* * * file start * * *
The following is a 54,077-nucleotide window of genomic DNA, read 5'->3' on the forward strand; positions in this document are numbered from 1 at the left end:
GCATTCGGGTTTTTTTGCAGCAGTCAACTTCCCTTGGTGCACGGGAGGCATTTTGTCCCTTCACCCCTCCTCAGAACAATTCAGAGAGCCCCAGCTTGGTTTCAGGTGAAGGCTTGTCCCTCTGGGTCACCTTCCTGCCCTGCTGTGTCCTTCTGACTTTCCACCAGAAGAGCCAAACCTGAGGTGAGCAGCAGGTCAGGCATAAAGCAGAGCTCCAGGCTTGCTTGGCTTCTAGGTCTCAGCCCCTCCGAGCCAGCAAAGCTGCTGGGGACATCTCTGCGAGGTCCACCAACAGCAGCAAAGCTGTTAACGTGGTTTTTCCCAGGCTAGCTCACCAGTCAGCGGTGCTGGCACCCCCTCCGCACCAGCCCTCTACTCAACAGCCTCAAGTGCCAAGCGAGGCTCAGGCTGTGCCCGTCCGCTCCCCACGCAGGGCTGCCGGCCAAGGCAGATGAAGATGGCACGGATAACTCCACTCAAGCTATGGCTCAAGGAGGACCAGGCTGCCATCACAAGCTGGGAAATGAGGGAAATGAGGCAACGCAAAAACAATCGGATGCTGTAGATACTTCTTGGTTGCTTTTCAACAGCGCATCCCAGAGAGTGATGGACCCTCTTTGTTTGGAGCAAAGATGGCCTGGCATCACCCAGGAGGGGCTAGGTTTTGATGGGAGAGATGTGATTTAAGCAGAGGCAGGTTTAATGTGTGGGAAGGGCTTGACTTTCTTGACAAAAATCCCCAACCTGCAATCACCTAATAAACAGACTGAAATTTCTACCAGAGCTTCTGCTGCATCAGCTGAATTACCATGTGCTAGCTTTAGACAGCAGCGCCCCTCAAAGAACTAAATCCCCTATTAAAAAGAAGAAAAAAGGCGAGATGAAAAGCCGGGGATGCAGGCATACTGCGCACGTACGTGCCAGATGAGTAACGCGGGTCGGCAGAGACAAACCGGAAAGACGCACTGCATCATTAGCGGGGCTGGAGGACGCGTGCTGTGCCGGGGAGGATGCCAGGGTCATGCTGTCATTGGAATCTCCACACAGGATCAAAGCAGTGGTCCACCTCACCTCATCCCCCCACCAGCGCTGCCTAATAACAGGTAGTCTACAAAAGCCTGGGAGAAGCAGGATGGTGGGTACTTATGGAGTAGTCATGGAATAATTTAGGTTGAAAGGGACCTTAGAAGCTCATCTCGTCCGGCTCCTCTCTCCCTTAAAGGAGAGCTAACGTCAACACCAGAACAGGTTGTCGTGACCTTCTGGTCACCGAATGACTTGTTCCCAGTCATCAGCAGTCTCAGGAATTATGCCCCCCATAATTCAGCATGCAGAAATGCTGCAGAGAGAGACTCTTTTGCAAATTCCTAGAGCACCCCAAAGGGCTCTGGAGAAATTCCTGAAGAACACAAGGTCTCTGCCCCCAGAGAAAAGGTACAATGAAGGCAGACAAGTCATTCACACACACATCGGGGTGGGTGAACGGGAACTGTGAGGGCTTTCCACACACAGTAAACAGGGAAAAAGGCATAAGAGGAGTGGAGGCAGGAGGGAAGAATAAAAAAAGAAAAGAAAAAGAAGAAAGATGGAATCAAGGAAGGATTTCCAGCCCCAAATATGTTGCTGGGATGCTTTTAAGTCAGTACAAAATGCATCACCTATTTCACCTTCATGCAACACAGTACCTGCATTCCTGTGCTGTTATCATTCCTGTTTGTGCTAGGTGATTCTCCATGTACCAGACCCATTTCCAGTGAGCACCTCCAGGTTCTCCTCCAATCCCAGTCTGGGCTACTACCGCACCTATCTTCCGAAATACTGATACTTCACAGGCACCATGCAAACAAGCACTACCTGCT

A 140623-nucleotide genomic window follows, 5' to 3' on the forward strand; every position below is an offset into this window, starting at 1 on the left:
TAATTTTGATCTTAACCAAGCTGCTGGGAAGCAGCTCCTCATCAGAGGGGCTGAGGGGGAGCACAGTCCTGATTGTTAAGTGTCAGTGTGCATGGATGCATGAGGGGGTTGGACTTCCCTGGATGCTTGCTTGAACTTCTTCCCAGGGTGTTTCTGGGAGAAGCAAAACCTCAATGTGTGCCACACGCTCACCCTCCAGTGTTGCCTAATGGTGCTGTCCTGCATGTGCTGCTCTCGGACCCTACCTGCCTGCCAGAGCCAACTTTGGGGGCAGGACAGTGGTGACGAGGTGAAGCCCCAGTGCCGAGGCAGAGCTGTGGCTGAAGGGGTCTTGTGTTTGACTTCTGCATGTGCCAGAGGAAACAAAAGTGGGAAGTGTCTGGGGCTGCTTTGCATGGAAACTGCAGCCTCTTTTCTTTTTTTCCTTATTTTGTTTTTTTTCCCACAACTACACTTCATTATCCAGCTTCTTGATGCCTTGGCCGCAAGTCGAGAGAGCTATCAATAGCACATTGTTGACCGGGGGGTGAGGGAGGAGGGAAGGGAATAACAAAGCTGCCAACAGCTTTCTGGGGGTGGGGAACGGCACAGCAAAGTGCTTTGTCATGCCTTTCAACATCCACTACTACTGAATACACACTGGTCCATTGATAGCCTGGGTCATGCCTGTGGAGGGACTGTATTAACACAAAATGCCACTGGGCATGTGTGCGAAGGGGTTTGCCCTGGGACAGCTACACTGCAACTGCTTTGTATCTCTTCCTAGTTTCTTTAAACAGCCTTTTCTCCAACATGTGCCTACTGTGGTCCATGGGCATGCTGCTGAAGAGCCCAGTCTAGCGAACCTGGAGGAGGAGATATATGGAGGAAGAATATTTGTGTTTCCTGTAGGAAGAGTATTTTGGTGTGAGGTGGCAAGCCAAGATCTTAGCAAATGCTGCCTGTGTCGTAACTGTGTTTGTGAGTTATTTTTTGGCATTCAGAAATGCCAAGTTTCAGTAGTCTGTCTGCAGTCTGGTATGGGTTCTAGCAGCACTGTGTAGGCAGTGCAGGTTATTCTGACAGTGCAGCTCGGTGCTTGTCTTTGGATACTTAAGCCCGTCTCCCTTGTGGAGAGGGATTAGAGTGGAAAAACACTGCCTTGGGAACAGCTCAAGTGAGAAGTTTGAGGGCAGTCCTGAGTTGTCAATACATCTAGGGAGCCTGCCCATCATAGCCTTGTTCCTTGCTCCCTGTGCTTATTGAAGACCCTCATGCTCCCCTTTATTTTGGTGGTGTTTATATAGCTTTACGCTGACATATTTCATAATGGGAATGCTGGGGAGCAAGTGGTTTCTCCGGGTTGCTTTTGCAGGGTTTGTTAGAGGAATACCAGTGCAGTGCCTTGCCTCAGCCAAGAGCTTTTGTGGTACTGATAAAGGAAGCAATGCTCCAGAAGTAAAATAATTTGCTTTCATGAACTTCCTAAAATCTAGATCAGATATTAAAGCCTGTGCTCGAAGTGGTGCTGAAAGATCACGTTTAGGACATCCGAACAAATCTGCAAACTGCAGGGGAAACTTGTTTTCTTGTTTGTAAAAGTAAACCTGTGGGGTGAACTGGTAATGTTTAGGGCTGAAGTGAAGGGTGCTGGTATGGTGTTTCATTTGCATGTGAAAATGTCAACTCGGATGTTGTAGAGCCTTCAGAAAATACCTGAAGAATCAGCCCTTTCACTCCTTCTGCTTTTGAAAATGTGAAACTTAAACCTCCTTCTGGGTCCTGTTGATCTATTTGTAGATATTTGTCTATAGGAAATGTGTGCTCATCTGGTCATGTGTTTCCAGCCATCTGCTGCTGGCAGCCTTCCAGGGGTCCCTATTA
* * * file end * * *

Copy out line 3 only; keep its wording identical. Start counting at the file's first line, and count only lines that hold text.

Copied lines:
A 140623-nucleotide genomic window follows, 5' to 3' on the forward strand; every position below is an offset into this window, starting at 1 on the left: